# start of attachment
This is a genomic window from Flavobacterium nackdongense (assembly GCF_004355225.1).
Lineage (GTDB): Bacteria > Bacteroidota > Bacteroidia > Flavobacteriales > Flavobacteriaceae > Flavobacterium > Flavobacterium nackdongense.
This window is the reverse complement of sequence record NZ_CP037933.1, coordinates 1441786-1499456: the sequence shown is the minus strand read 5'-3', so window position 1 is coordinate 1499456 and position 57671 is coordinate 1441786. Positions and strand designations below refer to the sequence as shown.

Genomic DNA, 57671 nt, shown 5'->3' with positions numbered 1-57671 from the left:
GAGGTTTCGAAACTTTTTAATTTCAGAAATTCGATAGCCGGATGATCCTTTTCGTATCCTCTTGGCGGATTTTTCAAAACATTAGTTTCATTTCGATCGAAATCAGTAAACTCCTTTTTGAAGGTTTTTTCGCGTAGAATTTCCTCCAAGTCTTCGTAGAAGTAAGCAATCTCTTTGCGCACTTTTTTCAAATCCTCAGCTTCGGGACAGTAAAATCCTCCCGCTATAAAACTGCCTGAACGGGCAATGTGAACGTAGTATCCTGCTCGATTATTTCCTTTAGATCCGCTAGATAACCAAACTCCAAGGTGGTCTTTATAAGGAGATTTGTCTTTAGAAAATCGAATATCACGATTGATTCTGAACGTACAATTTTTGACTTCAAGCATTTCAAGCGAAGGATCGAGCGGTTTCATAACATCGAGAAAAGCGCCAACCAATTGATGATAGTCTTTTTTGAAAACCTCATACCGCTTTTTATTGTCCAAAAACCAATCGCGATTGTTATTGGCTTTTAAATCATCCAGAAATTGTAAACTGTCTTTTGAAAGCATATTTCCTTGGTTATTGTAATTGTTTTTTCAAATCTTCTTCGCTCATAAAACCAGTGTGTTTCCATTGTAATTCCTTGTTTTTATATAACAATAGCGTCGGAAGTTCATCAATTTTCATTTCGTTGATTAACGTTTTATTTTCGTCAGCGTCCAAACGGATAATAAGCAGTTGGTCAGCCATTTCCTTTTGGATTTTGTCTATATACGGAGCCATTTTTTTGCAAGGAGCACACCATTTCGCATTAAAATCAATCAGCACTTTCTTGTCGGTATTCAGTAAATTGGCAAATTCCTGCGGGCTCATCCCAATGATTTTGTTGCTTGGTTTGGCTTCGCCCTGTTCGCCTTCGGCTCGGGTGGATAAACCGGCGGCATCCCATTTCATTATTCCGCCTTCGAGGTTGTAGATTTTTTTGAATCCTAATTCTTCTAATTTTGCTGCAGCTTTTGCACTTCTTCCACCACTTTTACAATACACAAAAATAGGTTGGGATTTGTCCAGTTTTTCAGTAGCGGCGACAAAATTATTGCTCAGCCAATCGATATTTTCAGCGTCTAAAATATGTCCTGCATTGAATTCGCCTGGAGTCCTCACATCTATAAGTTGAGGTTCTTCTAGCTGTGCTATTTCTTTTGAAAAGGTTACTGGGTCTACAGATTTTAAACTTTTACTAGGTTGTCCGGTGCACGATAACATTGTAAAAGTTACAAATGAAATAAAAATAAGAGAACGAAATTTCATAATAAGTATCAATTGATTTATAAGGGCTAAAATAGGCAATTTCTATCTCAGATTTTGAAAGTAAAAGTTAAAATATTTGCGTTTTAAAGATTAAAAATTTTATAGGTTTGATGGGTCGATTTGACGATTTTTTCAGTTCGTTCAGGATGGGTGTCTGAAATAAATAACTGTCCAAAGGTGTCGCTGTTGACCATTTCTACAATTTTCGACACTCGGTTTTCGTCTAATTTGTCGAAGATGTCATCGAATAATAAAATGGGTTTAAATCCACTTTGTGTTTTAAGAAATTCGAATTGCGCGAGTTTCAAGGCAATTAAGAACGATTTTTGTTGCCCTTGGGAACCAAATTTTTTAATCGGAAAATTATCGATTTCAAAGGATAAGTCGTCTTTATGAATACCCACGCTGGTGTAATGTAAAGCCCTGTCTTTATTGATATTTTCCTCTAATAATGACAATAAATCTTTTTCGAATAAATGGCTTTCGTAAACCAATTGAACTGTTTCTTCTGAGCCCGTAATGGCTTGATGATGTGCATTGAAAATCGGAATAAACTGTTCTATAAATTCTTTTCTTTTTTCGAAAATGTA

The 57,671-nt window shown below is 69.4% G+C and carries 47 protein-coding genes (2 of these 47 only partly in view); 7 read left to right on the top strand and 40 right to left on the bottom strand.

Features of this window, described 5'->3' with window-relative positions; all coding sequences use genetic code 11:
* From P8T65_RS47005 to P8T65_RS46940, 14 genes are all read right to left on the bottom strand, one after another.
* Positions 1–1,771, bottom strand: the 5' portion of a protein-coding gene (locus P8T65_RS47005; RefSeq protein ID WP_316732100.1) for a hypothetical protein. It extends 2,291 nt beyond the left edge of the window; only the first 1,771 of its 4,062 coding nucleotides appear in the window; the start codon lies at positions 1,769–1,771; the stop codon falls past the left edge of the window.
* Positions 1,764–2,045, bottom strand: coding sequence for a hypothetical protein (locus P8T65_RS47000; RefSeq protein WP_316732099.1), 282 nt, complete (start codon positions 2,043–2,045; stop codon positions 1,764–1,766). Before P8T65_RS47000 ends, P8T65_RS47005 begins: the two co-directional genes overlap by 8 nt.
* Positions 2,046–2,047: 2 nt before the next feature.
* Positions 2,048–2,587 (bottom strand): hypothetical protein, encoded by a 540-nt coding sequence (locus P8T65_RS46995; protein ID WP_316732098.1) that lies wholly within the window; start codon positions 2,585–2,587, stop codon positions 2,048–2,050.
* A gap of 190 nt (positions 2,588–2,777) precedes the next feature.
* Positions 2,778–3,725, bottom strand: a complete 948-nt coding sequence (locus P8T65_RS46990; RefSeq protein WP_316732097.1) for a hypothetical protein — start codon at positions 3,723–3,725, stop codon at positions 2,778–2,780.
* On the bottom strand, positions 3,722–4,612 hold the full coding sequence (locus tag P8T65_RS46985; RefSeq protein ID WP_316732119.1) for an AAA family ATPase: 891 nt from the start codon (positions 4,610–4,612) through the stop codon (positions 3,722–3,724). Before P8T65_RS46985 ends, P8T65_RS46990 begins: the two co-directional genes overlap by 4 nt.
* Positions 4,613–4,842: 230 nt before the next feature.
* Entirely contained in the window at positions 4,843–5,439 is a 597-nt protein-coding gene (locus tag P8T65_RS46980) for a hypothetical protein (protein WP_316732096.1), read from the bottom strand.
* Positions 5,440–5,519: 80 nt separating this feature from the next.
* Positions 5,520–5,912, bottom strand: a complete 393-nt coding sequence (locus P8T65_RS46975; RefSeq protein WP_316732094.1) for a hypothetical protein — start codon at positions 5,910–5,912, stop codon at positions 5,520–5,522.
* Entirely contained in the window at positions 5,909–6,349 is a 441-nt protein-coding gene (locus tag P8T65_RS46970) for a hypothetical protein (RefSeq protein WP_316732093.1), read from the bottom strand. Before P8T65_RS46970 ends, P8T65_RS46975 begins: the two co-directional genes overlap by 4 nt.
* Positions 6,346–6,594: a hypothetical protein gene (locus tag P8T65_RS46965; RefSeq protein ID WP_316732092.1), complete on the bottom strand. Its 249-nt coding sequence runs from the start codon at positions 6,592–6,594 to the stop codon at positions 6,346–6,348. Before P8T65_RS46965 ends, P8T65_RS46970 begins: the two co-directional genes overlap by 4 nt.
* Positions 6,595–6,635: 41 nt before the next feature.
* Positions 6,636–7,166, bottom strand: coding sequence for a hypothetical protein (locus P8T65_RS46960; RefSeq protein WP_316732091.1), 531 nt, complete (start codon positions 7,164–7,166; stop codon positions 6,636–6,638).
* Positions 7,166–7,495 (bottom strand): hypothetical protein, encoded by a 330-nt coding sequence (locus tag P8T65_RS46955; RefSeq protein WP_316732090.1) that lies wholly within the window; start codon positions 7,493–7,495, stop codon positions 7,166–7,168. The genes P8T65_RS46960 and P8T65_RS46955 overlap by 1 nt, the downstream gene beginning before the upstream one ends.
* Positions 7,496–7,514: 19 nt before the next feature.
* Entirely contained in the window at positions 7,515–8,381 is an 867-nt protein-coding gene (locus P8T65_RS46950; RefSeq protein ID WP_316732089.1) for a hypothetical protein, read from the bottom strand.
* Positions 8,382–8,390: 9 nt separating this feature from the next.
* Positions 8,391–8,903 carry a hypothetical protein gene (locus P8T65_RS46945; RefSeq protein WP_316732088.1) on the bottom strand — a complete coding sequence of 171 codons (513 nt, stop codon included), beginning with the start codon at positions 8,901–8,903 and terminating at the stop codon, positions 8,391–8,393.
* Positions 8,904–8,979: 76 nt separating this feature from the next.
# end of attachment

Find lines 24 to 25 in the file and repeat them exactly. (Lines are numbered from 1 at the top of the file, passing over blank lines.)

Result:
* Positions 7,166–7,495 (bottom strand): hypothetical protein, encoded by a 330-nt coding sequence (locus tag P8T65_RS46955; RefSeq protein WP_316732090.1) that lies wholly within the window; start codon positions 7,493–7,495, stop codon positions 7,166–7,168. The genes P8T65_RS46960 and P8T65_RS46955 overlap by 1 nt, the downstream gene beginning before the upstream one ends.
* Positions 7,496–7,514: 19 nt before the next feature.